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Muktagacha Palace

  • Published at 10:36 am December 30th, 2019

Sri Krishna Acharya Chowdhury, the founder of Mymensingh Zamindari was the youngest son of his father Joy Narayan Talapatra who was settled at Karai in Bogra. After the death of his father,Sri Krishna was being brought up at his grandparent’s house which was in the village of Dhakunta in Bogra. Srikrishna was very talented and trained up with the logistical issues of land and properties. He used to visit the ‘darbar’ in Murshidabad for this purpose. Later he was selected as a regular employee of the kingdom.

He was still working as an employee during the emperor of Nawab Alivardi Khan. Sri Krishna got the Zamindari of Alapshingha pargana in 1727 as a grant from Nawab Alivardi Khan. Originally it was one of the twenty-two parganas of emperor Isa Khan. After the death of Sri krishna his four sons transferred their headquarters from Bogra to Bahadurpur and then to Muktagacha.

From ‘Ami’ part one written by zaminder Sri Jibendra Kishore Acharya Chowdhury it has been found that, the detailed history of Acharya family was pictured in the book Maharaja Suryakanta’ and ‘The Brief History of Acharya Family’ written by Yogendra Prashad Dutta (published in the Bengali year 1316). However, ‘Ami’ part one is also a unique source where the original layout of the palace is described with the background story of Muktagacha.

The old name of Muktagacha was “Binodbari” which is located twelve miles west from Mymensingh city and has an interesting local story about the naming of the place. Before the zaminders settled here, it was a small village with poor households. After the arrival of Ramram, Harram, Bishnuram and Shibram (four sons of SrikrishnaAcharya Chowdhury) people were curious and excited to visit the zaminders. The famous story is that, a local smith named Muktaram presented a lamp-stand (local name gachha) to Ramram. Ramram was so astonished and honored that he immediately decided to rename the village as Muktagacha where the first part ‘Mukta’ is from Muktaram and the last part ‘Gacha’ from gaccha, the lamp-stand.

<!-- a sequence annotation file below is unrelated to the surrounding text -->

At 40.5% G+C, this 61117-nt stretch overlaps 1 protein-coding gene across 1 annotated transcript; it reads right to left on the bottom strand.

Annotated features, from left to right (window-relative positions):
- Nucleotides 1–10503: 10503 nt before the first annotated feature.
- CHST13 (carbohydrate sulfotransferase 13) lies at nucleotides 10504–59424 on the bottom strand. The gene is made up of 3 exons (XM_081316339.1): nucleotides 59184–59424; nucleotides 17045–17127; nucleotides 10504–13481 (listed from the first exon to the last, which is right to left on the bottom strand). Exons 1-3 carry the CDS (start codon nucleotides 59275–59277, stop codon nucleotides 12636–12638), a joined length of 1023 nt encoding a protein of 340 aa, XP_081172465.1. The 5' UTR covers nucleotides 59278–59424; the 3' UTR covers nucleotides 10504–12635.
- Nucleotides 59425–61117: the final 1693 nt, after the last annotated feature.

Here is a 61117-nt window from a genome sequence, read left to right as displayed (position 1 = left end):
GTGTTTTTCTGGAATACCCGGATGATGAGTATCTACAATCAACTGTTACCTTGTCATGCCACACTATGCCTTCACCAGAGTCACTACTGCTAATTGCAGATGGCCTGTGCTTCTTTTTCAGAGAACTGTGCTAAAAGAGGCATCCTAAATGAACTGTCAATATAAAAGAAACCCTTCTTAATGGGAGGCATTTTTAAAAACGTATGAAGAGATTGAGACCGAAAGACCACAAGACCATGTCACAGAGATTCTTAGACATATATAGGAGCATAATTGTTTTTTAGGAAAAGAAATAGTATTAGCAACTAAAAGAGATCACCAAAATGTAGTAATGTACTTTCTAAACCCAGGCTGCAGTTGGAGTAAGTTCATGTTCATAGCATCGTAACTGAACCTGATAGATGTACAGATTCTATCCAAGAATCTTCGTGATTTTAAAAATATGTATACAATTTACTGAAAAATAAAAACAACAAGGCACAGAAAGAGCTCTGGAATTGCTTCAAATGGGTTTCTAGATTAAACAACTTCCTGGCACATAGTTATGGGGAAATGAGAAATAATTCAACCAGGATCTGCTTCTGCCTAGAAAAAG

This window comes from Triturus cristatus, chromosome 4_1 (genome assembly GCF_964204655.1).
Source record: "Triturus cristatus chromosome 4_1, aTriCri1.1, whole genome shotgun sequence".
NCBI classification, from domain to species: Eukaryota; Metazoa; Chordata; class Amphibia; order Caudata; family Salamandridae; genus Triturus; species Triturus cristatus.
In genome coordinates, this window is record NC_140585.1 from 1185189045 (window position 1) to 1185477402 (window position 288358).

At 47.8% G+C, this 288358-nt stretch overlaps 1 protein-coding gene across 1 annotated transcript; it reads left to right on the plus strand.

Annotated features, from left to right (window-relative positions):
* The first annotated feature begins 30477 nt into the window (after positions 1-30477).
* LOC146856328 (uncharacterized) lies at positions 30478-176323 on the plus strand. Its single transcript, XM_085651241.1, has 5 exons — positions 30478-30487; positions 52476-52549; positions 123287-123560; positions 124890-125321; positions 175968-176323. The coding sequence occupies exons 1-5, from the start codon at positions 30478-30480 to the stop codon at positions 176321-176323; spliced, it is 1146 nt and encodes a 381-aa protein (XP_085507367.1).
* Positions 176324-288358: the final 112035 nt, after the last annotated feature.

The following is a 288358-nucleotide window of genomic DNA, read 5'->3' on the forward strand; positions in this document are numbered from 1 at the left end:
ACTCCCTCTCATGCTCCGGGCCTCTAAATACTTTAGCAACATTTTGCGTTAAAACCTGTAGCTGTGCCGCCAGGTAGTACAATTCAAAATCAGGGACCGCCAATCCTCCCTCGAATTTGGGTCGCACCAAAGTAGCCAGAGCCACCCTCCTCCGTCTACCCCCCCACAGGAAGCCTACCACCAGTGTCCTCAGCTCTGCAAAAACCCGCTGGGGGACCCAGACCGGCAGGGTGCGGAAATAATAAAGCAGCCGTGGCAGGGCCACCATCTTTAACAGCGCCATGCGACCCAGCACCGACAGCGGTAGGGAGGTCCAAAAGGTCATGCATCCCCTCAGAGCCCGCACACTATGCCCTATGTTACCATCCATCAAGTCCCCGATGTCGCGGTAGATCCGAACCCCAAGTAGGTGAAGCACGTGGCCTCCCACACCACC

The zaminders of Muktagacha created a moat surrounding the whole palace starting from a river named Ayman and ending at Ayman as well. They made a large scale pond at the eastern side of the palace with seven ghats (platforms) as a source of drinking water and other purposes both religious and domestic.

The original layout of the palace was quite different from  now. The main entry of that was from the south. The whole palace was divided into four segments which are kachari (the formal living), living, religious area and the inner private part (the residential area). After sometimes, the whole palace was further divided into four for four successors. Thus, four entry points were recreated for the individual part. Eventually, the moat was also fragmented and lost its oneness.

Today what we see as a palace is one of the four segments of the original one. It had a library, theater and a revolving stage for performance in the original complex. Compared to Shashi Lodge in Mymensingh it seems that Muktagacha palace was inspired more by local culture and environment rather than European fascination.

Dr Nandini Awal is Associate Professor at the Department of Architecture at North South University

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